Rondo Bringing Back the Mystique of the Pass


I'm passing but I'm not looking. How do I do it?

Through four games, Rajon Rondo has set a record for total assists dished at 67. That’s more than John Stockton, more than Magic Johnson, more than Oscar Robertson… more than everybody. The next highest assist man in the league going into games tonight is Andre Miller of the Portland Trailblazers. Miller has 37 assists through 5 games. Yeah. Your math is correct. The Amazing Rondo has 30 more assists than the next highest guy and has played 1 fewer game. Through four games he’s averaging 16.8 assists. His closest competition in assists per game is Jason Kidd averaging 11.7 per game. Yes, it’s early. Yes, the sample size is ridiculously small. Yes, the numbers will likely return to the mean as the season progresses. But don’t think Rondo’s early-season style of play is meaningless.

If you’re my age or older, you remember when passing was the mark of a great player. Larry Bird won three MVPs in row. Magic won three of the next four. If a team wanted to win a championship it had a pass-first All Star point guard: Magic Johnson, Tiny Archibald, Mo Cheeks, Dennis Johnson, Isiah Thomas. There’s a passage in Michael Jordan’s 1989 self-promotion masterpiece VHS cassette “Come Fly With Me” where he talks about expanding his own passing in order to reach the kind of success that Magic and Bird helped bring to their teams.

Then there was the triangle offense and the success of Jordan as a slashing wing scorer who brought home six Finals MVPs in 8 years and captivated an international audience for a decade. Attacking the basket off the dribble became the assumed path to basketball glory. Iverson, Bryant, Carter, and McGrady took up the play style, or at least the appearance of Mike’s play style. The rules were altered to eliminate physical defense on driving guards, providing further incentive to dribble the ball at the rim ferociously.

Race you to the rim!

Enter the up-and-coming point guards of 2011. Derrick Rose. Russell Westbrook. John Wall. Brandon Jennings. All fantastic talents with great speed and explosiveness, and in most circumstances all shoot-first slashers who look to pass primarily when trapped. These players are great and have tremendous futures in front of them, but does that slashing point guard style promise top-level success in the NBA? Tony Parker might sort of fit that mold, but he has Manu to assume the playmaking role when he takes the scoring load on his shoulders. Phil Jackson’s Lakers rely on the triangle to distribute the ball and keep everyone involved. Otherwise the pass-first point guard has traditionally enjoyed the championship success.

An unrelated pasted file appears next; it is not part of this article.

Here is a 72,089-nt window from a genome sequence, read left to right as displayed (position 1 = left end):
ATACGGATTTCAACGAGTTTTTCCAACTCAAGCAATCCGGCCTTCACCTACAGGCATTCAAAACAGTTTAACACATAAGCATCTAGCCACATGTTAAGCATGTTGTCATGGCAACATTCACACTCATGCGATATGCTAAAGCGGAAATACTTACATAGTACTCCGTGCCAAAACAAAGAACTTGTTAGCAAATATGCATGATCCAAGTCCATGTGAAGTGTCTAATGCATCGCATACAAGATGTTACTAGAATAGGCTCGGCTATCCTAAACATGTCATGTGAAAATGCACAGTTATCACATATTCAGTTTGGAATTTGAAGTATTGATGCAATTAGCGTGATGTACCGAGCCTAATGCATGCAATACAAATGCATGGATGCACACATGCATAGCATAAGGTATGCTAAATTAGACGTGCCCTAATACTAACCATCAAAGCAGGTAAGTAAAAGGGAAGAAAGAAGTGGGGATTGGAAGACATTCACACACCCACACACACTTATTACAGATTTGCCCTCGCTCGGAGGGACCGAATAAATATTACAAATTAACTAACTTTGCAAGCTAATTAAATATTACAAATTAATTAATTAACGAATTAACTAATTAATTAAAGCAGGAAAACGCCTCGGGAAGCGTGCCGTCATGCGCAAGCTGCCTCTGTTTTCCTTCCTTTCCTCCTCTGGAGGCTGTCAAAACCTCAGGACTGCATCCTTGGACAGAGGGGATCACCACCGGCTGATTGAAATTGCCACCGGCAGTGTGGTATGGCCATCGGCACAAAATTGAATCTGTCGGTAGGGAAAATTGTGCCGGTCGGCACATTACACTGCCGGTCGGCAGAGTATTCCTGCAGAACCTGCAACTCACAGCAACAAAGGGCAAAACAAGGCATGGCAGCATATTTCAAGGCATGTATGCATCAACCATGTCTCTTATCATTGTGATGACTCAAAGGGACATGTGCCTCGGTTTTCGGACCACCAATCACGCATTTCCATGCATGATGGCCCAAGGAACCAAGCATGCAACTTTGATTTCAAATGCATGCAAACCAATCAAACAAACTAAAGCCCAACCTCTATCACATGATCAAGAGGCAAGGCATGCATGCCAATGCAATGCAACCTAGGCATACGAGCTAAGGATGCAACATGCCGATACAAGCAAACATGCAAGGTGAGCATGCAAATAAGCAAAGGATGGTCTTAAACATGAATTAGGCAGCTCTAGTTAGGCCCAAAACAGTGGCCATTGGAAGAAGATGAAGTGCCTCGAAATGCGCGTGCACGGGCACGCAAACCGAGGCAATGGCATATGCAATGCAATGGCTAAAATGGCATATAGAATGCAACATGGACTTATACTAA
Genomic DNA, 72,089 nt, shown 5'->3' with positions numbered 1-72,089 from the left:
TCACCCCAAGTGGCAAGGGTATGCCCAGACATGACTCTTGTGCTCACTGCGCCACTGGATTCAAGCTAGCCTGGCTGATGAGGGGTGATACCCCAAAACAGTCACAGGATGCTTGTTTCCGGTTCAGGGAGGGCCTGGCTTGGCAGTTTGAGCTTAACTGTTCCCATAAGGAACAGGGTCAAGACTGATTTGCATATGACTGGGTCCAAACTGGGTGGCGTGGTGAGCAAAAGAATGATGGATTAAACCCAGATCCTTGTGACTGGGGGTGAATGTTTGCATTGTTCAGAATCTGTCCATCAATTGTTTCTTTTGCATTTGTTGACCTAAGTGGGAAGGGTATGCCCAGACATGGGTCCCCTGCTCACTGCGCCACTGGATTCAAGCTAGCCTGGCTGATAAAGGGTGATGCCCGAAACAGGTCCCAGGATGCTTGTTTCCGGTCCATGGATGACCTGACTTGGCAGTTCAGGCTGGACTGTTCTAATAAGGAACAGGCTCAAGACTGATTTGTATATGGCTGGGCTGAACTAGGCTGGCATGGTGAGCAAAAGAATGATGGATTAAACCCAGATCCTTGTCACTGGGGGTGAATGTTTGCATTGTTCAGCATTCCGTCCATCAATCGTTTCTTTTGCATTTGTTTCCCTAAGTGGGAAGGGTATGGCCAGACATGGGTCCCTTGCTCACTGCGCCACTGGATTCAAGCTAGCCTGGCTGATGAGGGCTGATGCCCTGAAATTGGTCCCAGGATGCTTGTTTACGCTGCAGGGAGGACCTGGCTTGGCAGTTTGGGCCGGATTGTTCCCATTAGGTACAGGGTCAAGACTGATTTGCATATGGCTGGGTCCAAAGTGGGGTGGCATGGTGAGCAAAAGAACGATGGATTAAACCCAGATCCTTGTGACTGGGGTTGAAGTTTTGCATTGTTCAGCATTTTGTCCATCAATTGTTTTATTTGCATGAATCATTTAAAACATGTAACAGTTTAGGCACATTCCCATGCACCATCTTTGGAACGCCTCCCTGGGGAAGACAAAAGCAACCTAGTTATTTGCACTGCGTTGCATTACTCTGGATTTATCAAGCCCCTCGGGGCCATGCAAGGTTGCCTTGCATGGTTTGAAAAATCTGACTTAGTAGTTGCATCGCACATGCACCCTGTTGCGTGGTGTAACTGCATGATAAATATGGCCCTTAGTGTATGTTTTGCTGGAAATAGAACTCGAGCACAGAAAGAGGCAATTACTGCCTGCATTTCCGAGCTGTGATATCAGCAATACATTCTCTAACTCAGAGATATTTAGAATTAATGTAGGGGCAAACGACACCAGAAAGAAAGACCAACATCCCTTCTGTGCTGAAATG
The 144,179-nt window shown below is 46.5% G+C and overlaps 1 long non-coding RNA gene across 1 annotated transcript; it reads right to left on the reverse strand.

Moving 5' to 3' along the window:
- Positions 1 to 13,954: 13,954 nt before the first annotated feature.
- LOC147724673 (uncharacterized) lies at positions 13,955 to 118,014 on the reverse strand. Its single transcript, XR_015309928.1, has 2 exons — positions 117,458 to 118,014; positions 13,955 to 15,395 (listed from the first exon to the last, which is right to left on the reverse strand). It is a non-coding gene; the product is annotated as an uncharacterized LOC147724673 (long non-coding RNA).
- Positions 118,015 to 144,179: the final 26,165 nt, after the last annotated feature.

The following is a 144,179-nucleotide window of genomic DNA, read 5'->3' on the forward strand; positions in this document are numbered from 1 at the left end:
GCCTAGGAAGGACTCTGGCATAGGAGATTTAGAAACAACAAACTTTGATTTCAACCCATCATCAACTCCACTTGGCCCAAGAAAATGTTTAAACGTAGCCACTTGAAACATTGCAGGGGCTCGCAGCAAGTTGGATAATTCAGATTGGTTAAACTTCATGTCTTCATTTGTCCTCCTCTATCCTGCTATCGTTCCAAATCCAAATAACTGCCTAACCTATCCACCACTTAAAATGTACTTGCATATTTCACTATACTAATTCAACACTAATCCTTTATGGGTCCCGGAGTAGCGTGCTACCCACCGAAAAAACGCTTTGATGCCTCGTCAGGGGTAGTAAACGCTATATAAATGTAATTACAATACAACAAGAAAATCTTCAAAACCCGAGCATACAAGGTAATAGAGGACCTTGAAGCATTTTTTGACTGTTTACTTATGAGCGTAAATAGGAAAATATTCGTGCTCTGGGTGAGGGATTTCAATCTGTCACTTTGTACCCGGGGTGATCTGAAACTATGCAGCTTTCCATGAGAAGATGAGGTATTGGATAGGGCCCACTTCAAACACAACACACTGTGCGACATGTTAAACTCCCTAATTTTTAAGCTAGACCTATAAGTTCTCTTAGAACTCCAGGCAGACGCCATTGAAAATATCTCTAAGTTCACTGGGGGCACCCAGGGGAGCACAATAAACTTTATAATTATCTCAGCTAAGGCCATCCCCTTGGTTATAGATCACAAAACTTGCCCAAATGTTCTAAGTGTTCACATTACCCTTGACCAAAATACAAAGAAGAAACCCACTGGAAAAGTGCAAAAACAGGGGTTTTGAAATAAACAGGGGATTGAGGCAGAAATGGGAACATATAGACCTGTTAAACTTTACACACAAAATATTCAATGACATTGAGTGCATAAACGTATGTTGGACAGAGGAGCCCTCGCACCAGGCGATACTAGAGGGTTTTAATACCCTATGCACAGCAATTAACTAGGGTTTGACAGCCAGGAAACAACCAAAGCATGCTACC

Thus far this season it looks like Boston has the best set-up man in the league – though I’m sure Steve Nash and Chris Paul would like to see how many dimes they could drop with Allen and Pierce running the wings and KG and Shaq in the front court. Still comparing Rondo to those great assist-leading guards you can see how he’s doing it. He prods the defense like they do. He controls the pace like they do. He keeps his dribble alive throughout each possession and experiments with multiple opportunities to pass like they do. He has the gifts of blow by speed and tight handles, and he uses them to move the defense to open up passing lanes not to shake off defenders to take shots. In that respect he’s even more of a pass-first guard than Paul or Nash.

Now that’s not to say Rondo is the best point guard in the league. The aforementioned CP3 and Steve Nash have claims on that title, as does Deron Williams, and even Billups might have a place in the argument. But Rondo looks like as pure a point guard as any team could want, and the way the Celtics are composed that’s the player they most need running the show. Pierce, Allen, and Garnett can all manufacture buckets in the half court and knock in shots from the outside. In fact so can Nate Robinson and Glen Davis. Rondo makes their jobs easier without duplicating their skills. Rondo gets them the ball where they can use it best. Rondo embodies the old NBA cliche – he makes them all better. That’s a point guard’s job, and that’s winning basketball.

Oh, and on a team full of defensive stalwarts, he may be the best defender too. You certainly can’t say that about Paul or Nash or Rose.


5 Responses to “Rondo Bringing Back the Mystique of the Pass”

  1. High Above Courtside Says:

    No article about passing would be complete without mentioning the greatest “pass first” guard of all time Bob Cousy. What he accomplished leading the Celt’s in the late 50’s and early 60’s is legendary. Unfortunately because very few of his games in the early years of the NBA were televised there is not enough video footage to document his greatness.

    Cousy’s nickname was Mr. Basketball, and when he retired in ’63 he was considered the greatest palyer in NBA history. He is the only palyer to be named in the 25th anniversary All time, 35 anniversary All time, and the 50th anniversary All time teams for the NBA

    • jpalumbo Says:

      You are correct, sir. It’s probably no co-incidence that the team with the most rings had one of the most dedicated pass-first point guards ever (and his replacement was a non-scorer as well).

  2. pmadavi Says:

    So at this point, if Rondo had a jumper, and defenders couldn’t play 5 feet off him in the half court set, he’d probably be averaging 18 or 20 points a game to go with his 16 assists. He’s absolutely amazing.

    • High Above Courtside Says:

      Look I love Rajon, and I wish he had a jumper, now and again he’ll
      throw in a three pointer, and I know he is trying to develop/improve his jumper. However, his free throw shooting last year reg season and in
      the playoff was atrocious. So far this season he is doing a little better.

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